In his compelling lead article in the Spring 2006 issue of the Journal of Economic Perspectives , economic historian David Landes  wonders why the industrial revolution didn’t happen first in China. His answer is unequivocal: although it had lots of genius, China had neither the institutions nor the culture to transform this genius into widespread prosperity.
Almost every element usually regarded by historians as a major contributory cause to the Industrial Revolution in north-western Europe was also present in China [some 500 years before the wealth explosion that began in Europe in the 18th century].
So why, specifically, was there no industrial revolution in China?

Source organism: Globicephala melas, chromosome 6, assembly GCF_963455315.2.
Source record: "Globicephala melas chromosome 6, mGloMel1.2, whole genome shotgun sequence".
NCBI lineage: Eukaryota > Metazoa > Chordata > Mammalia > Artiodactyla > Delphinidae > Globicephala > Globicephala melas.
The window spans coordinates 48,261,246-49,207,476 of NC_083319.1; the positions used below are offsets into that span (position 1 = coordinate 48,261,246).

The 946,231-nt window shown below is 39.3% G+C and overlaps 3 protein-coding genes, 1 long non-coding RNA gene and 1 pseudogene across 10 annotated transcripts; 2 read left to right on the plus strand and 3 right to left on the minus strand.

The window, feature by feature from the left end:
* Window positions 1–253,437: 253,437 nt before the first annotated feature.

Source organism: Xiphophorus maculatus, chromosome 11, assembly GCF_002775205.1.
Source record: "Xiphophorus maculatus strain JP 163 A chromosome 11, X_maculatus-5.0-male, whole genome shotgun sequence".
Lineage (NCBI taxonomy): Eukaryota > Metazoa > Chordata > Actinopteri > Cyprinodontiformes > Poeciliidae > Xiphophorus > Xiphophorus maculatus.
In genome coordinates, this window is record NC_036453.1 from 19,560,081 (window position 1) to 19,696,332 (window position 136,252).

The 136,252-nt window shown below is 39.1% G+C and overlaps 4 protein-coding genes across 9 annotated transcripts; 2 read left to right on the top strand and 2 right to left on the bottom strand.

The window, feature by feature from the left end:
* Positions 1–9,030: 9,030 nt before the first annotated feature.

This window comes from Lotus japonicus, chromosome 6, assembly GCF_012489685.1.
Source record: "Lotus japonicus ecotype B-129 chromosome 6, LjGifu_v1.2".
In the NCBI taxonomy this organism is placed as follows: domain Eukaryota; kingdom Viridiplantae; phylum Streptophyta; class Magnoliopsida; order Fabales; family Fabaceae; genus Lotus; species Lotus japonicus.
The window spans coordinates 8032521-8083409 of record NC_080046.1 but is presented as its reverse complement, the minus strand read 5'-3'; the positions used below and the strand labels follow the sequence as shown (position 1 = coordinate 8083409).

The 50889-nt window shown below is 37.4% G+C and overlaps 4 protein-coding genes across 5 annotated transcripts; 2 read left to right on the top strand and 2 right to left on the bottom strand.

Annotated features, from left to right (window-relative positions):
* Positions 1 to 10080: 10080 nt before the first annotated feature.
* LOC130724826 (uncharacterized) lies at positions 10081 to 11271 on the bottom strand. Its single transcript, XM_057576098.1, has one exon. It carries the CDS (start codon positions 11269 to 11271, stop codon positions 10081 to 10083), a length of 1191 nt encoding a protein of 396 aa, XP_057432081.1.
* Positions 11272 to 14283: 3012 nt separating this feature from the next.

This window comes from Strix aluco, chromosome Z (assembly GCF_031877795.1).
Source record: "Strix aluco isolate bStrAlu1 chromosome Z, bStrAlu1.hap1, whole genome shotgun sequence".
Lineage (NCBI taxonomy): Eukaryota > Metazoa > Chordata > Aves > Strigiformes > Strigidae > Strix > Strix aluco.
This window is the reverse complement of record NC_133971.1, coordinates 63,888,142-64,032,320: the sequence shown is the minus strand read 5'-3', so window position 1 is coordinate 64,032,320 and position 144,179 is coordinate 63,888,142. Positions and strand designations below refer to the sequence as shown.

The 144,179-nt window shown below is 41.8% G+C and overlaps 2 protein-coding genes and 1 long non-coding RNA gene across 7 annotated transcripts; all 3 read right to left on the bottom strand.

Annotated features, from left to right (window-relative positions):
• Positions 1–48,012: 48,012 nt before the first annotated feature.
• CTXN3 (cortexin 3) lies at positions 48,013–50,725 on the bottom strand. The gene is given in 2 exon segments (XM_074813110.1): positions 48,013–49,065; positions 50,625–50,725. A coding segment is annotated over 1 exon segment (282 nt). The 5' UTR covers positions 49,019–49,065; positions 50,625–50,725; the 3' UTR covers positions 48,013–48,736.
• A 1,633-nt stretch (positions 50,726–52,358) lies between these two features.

Why indeed? Sinologists have put forward several partial explanations. Those that I find most persuasive are the following:
First, China lacked a free market and institutionalized property rights. The Chinese state was always stepping in to interere with private enterprise — to take over certain activities, to prohibit and inhibit others, to manipulate prices, to exact bribes [p. 6].
And as Landes points out on page 7, the Ming dynasty’s attempt to prohibit all trade overseas certainly didn’t help matters.
Landes goes on to criticize severely the Chinese state’s — and people’s — ignorant belief that their culture was so superior to others that they had nothing much to learn from others.
Note that such a belief is truly ignorant and fatal — not just of and for the Chinese centuries ago, but of and for any people at any time and at any place.